Dreams are of two kinds: the kind we see when we sleep and the ones we see when we are awake. The dreams that we see when we are asleep have always been fascinating to humans. They are sometimes weird, sometimes funny, and sometimes frightening. The dreams that we remember often make for very interesting and entertaining stories, even if they don’t make sense at all. We do not dream every single night, and there are people who get dreams more frequently than others. Even animals have been found to dream sometimes. Dreams can leave us puzzled, disturbed, or frightened. But can they predict the future?
Whether or not dreams can predict the future has been a topic of debate forever. In ancient times, people were known to have prophetic dreams, which could tell a lot about the future. Perhaps the most famous prophetic dream is in the Bible, where Pharaoh dreams that he stands by the river Nile, from where seven plump cows emerge followed by seven ugly ones. Joseph deciphers the dream as seven years of abundance followed by seven years of drought, and that’s exactly what happens.
In recent times, filmmaker Christopher Nolan made a successful movie about dreams and the subconscious called Inception. In the movie, the lead character Dominick Cobb (played by Leonardo DiCaprio) is an extractor, who works as a corporate spy and uses experimental military technology to enter the subconscious of his targets and steal valuable information. In the movie, Cobb tells Ariadne, a member of his team and a young architecture student, that we never see the beginning or the end of dreams. This is one of the defining features of dreams: we never see how we got there in the first place. We don’t even see how the dream ends.
Although our dreams are never prophetic, they do have a psychological connection and a certain predictive power. But why do dreams happen? Before we learn more about the predictive power of dreams, you must understand what causes dreams and the process behind them.
What Are Dreams?
While we sleep, dreams are a kind of conscious state characterized by cognitive, sensory and emotional occurrences. Dreams occur during the final stage of sleep called the rapid eye movement (REM) phase. There are five distinct stages of sleep. During the first four stages of sleep, it is the body that recharges and rejuvenates. But in the fifth stage, it is the brain that recharges. The REM stage is right before a person wakes up when the brain is active, heartbeats begin to rise, and body temperature comes back to normal. This is also when the eyes move rapidly behind closed eyelids. The REM stage is thought to be responsible for boosting concentration, memory, and cognitive functioning.
Dreams occur in the REM stage because the brain becomes active, even though the body is still in deep sleep and inactive. This prevents the person from acting out the dreams. In the other four stages of sleep, dreams do not occur because the brain remains inactive.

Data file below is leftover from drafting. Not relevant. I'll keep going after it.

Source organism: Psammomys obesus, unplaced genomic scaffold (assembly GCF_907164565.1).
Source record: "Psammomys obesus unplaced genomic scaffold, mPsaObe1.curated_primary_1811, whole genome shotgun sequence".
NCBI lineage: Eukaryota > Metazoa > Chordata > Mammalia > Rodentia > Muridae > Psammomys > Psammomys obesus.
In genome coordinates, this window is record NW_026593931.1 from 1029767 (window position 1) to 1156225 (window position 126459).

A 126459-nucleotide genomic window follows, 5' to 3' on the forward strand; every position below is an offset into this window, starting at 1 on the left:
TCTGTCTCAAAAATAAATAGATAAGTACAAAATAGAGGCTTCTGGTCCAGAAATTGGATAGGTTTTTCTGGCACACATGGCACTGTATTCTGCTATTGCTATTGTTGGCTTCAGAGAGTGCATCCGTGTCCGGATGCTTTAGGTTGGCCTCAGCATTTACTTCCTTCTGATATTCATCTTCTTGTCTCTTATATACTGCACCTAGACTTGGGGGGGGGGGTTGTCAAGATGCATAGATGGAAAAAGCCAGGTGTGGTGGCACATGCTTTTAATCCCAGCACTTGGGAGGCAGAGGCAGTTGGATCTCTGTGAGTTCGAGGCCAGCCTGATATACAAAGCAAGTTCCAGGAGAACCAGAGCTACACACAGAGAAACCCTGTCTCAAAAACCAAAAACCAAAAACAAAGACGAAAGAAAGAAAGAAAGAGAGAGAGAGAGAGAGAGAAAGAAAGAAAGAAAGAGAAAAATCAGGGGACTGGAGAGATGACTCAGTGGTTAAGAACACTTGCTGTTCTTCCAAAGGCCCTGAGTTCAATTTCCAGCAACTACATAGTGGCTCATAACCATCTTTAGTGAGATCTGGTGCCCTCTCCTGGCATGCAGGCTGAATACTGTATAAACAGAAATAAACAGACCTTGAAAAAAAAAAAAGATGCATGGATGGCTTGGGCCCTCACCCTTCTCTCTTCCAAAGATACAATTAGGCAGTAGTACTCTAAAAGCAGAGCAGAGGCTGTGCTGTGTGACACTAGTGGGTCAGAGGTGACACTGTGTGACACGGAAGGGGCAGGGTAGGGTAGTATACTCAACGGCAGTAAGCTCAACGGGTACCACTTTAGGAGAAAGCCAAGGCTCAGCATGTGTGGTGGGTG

Dreams can be described as lifelike visual images, full of color, themes, voices, and objects that have close resemblance with waking life. If a person wakes up from a dream, it can seem real even though it was nothing. Dreams often involve people, places, and objects that we know, or they can also involve strange people and unknown places and objects. Sometimes dreams are so profound that the person remembers them for a long time. Some people have even written books and painted pictures based on their dreams. In some cases, people may move around and talk in their sleep while they dream.
What Causes Dreams?
Over the years, there have been several studies on explanations regarding dreams and the meaning behind them. Possible causes of dreams include:
- Representation of unconscious or hidden wishes and desires
- Consolidation and processing of all the information collected over the course of the day
- Interpretation of various signals on the brain and the body during sleep
- Helping in the development of cognitive capabilities
- Reflecting the mental state of the person
- Consolidation and reprocessing of learning and memory tasks
- Cognitive simulation of real-life experiences and events, because dreaming is part of the waking consciousness
Unlike other elements of sleep, dreams are hard to study in a laboratory setting. That is the reason why they remain such a big mystery even to scientists. It is hoped that in future new technologies will help scientist learn more about the process of dreaming and the meaning behind them.
Dreams Vs. Nightmares
Nightmares are dreams that are disturbing or frightening. They occur in both children and adults and are thought to be a result of stress, illness, trauma, emotional difficulties, and medications.
Compared to dreams, nightmares are more vivid and are more likely to remember them. Nightmares are often confused with night terrors, but night terrors mostly occur in children, and they mostly have no recollection of the experience in the morning. Unknown the major difference between the tools that nightmares occur during the final stage of sleep where is night terrors occur in the transition between stages of 3 and 4 of sleep. Nightmares are not forgotten in a hurry. Not only does the person remember them the next morning but sometimes also for months and years after that.
Are Dreams Predictive?
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